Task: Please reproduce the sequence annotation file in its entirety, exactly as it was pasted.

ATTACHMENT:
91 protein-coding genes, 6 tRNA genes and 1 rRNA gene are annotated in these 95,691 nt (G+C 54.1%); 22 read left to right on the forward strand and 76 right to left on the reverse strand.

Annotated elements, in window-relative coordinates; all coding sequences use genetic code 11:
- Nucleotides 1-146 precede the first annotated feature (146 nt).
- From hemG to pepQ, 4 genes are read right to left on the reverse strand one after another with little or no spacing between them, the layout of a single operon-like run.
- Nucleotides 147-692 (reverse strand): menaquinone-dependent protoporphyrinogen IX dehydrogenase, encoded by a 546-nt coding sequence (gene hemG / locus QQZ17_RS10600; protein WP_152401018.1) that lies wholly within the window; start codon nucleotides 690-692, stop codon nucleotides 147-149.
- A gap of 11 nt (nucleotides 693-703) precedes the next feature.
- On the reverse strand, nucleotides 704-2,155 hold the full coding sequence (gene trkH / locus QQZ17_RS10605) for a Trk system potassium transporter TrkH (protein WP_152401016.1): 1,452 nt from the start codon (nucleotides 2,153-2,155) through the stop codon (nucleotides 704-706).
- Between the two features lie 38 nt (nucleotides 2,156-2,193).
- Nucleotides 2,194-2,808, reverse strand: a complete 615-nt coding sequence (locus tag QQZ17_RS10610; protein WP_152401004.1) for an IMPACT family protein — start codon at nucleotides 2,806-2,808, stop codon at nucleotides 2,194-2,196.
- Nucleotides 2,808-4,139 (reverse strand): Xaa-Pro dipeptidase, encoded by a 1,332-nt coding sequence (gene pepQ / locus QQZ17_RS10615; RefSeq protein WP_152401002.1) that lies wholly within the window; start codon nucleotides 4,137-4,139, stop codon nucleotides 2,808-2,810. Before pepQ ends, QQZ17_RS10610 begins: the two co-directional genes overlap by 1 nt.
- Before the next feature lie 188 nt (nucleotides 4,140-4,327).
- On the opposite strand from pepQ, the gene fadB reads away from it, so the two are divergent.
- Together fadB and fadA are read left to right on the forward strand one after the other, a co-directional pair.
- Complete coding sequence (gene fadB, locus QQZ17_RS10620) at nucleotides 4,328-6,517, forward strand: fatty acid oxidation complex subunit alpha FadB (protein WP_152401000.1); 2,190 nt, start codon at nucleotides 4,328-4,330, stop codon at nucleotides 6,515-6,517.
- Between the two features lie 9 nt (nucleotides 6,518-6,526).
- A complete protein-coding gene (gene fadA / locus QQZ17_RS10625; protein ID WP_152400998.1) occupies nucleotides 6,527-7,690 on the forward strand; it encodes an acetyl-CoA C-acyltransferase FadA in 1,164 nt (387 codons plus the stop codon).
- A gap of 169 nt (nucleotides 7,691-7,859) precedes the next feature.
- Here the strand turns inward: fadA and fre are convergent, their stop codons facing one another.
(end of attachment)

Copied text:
91 protein-coding genes, 6 tRNA genes and 1 rRNA gene are annotated in these 95,691 nt (G+C 54.1%); 22 read left to right on the forward strand and 76 right to left on the reverse strand.

Annotated elements, in window-relative coordinates; all coding sequences use genetic code 11:
- Nucleotides 1-146 precede the first annotated feature (146 nt).
- From hemG to pepQ, 4 genes are read right to left on the reverse strand one after another with little or no spacing between them, the layout of a single operon-like run.
- Nucleotides 147-692 (reverse strand): menaquinone-dependent protoporphyrinogen IX dehydrogenase, encoded by a 546-nt coding sequence (gene hemG / locus QQZ17_RS10600; protein WP_152401018.1) that lies wholly within the window; start codon nucleotides 690-692, stop codon nucleotides 147-149.
- A gap of 11 nt (nucleotides 693-703) precedes the next feature.
- On the reverse strand, nucleotides 704-2,155 hold the full coding sequence (gene trkH / locus QQZ17_RS10605) for a Trk system potassium transporter TrkH (protein WP_152401016.1): 1,452 nt from the start codon (nucleotides 2,153-2,155) through the stop codon (nucleotides 704-706).
- Between the two features lie 38 nt (nucleotides 2,156-2,193).
- Nucleotides 2,194-2,808, reverse strand: a complete 615-nt coding sequence (locus tag QQZ17_RS10610; protein WP_152401004.1) for an IMPACT family protein — start codon at nucleotides 2,806-2,808, stop codon at nucleotides 2,194-2,196.
- Nucleotides 2,808-4,139 (reverse strand): Xaa-Pro dipeptidase, encoded by a 1,332-nt coding sequence (gene pepQ / locus QQZ17_RS10615; RefSeq protein WP_152401002.1) that lies wholly within the window; start codon nucleotides 4,137-4,139, stop codon nucleotides 2,808-2,810. Before pepQ ends, QQZ17_RS10610 begins: the two co-directional genes overlap by 1 nt.
- Before the next feature lie 188 nt (nucleotides 4,140-4,327).
- On the opposite strand from pepQ, the gene fadB reads away from it, so the two are divergent.
- Together fadB and fadA are read left to right on the forward strand one after the other, a co-directional pair.
- Complete coding sequence (gene fadB, locus QQZ17_RS10620) at nucleotides 4,328-6,517, forward strand: fatty acid oxidation complex subunit alpha FadB (protein WP_152401000.1); 2,190 nt, start codon at nucleotides 4,328-4,330, stop codon at nucleotides 6,515-6,517.
- Between the two features lie 9 nt (nucleotides 6,518-6,526).
- A complete protein-coding gene (gene fadA / locus QQZ17_RS10625; protein ID WP_152400998.1) occupies nucleotides 6,527-7,690 on the forward strand; it encodes an acetyl-CoA C-acyltransferase FadA in 1,164 nt (387 codons plus the stop codon).
- A gap of 169 nt (nucleotides 7,691-7,859) precedes the next feature.
- Here the strand turns inward: fadA and fre are convergent, their stop codons facing one another.